I spoke in ‘Finding out why’ about Henry’s post-mortem and getting answers as to the cause of his death. One of the things I’m realising about pregnancy after loss is that it drags up all sorts of thoughts and emotions that you thought you’d processed, parked, and dealt with.
Yesterday we had our 16 week scan. Everything is fine. And yet today, I’m angry. Yesterday the hospital put a GROW (Gestation Related Optimal Weight) chart in Briony’s notes for the first time. They weren’t using this method in our local hospital when Henry died in April 2014. They started using it a few months later. The concept behind it is fairly intuitive – not all babies weigh the same.
Not all mums are the same height and weight, etc. Some smoke (although I REALLY wish they wouldn’t), some are diabetic. Pregnant mums are of all different ethnicities. All these things have been shown to have an impact on ideal size and growth of baby. So a personalised chart that calculates the size baby SHOULD be based on all those factors is going to be more accurate than a one-size-fits-all chart. Two babies can be exactly the same weight and one be growth-restricted and the other not, depending on these factors:
Last night I sat and looked at this chart for the first time. I’ve spoken at numerous conferences over the past couple of years relating to the Saving Babies Lives Care Bundle or other stillbirth reduction initiatives. I’ve talked about growth restriction and placental insufficiency many times.
I’ve listened to my incredible friend, the amazing Heidi Eldridge from MAMA Academy talk about safer pregnancy messaging and preventative measures to avoid bereavement care being required in the first place, and to help more babies arrive safely.
I’ve listened to Professor Jason Gardosi from the Perinatal Institute talk about these issues, and I’ve learnt diligently, following them with some vague layman’s understanding of it all.
So last night I sat and stared at this GROW chart (click here for more information about GROW charts), which we weren’t blessed with during Briony’s pregnancy with Henry.
This is what Briony’s GROW chart looks like. The middle line of the three is the 50th centile, the average. Bang on this line please for “not too big, not too small”. The top line is the 90th centile, if you’re plotting above that, you are having a BIG baby (often an issue for diabetic mums). The bottom line is the 10th centile – if you’re getting near to that line, or are plotting below it, your baby is most likely IUGR (intra-uterine growth restricted) – ‘small’ to you and I. This is significant because growth restriction has a clear association with increased risk of stillbirth and can be associated with other potential risk factors (like smoking or the result of placental problems).
And the first thing that caught my eye was the “previous baby details”:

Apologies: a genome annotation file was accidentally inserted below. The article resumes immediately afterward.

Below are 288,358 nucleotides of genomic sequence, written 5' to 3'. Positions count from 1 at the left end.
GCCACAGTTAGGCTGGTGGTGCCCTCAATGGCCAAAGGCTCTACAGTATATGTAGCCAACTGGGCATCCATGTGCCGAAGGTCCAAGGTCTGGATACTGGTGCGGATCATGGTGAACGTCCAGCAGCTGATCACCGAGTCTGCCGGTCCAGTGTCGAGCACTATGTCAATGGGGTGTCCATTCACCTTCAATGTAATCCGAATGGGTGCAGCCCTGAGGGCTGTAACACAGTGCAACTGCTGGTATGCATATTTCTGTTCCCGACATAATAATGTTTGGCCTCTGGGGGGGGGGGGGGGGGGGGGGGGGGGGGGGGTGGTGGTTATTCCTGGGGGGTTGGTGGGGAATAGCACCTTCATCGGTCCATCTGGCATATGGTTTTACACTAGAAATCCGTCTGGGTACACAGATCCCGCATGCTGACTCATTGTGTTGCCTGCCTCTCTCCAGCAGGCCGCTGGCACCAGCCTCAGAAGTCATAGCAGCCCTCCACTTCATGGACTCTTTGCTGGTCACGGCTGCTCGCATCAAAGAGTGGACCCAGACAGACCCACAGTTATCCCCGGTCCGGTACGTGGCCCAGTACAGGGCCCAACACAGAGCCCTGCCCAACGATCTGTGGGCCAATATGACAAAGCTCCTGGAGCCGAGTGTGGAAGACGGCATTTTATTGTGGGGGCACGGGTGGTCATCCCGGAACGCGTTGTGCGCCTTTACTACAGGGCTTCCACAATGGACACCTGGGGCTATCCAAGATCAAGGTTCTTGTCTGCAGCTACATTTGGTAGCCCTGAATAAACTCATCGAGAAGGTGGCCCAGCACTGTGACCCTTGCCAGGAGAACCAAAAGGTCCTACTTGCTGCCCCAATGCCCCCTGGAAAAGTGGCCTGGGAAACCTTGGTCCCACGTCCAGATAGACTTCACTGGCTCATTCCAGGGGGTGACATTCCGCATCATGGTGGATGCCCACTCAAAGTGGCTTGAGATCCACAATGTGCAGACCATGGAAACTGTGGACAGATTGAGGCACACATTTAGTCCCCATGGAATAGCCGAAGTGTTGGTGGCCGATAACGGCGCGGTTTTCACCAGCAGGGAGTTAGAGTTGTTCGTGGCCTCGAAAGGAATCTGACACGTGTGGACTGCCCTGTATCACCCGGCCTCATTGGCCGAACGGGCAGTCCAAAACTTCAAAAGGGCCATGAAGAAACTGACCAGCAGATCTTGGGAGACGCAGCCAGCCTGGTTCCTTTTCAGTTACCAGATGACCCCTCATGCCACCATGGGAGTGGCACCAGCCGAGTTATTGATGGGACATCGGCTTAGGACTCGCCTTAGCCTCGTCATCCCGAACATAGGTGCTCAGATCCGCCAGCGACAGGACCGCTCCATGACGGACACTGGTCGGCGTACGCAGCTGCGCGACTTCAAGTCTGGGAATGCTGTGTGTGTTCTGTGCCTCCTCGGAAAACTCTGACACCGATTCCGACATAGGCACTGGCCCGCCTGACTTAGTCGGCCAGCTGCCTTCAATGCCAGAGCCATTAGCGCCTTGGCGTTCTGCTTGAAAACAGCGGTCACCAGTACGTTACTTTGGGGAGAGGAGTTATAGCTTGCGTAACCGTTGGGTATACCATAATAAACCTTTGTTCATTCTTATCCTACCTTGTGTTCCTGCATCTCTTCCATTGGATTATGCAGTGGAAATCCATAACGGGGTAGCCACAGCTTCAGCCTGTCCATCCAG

TWO ASTERISKS! He got TWO! That must mean some serious growth restriction! Of course we already knew, from talking to many maternity professionals over the last couple of years, that Henry was severely growth restricted.
When I first presented “Henry’s Story” to many of the great and good of the maternity world, at the Leeds launch of the Saving Babies Lives Care Bundle in March 2016 (click here for more information about the Care Bundle, which is having a tremendous impact on reducing stillbirth rates in participating Trusts), I put his birth weight of 4lb 13.5oz up on one of my slides. I don’t know why I did that, just because it’s one of the things we tell other people about our newborn children, right? “Oh yes, he weighed in at a whopping x pounds, mother and baby doing fine, etc”. No-one batted an eyelid.
Eighteen months later, I was presenting at Royal Bolton Hospital to an audience of front line maternity staff. When Henry’s birth weight came up on the slide, there was a sharp audible intake of breath from, it sounded like, everyone in the auditorium. Now that struck me as significant progress, because professionals were starting to recognise at one glance something which I had come to know, and which previously wasn’t always being spotted.
So then I plotted on this GROW chart where Henry would have been, and the red cross I marked as a result was like a knife to the stomach:
Henry was in the bottom half of the 1st centile. So he’s actually recorded as “centile = 0”. He was as small as they come. The 10th centile (the bottom line, the marker for growth restriction) is as close to about the 70th centile as it is to Henry. Henry’s birth weight means he would be (should have been) flagged as growth-restricted at 34 weeks, a full four weeks before he was born. He’s even below the 50th centile at 33 weeks.
And it made me mad. The guilt comes back. The shock and numbness returns. The anger rears its ugly head again. This isn’t anger directed at anyone in particular, just raw grief coming back to the surface.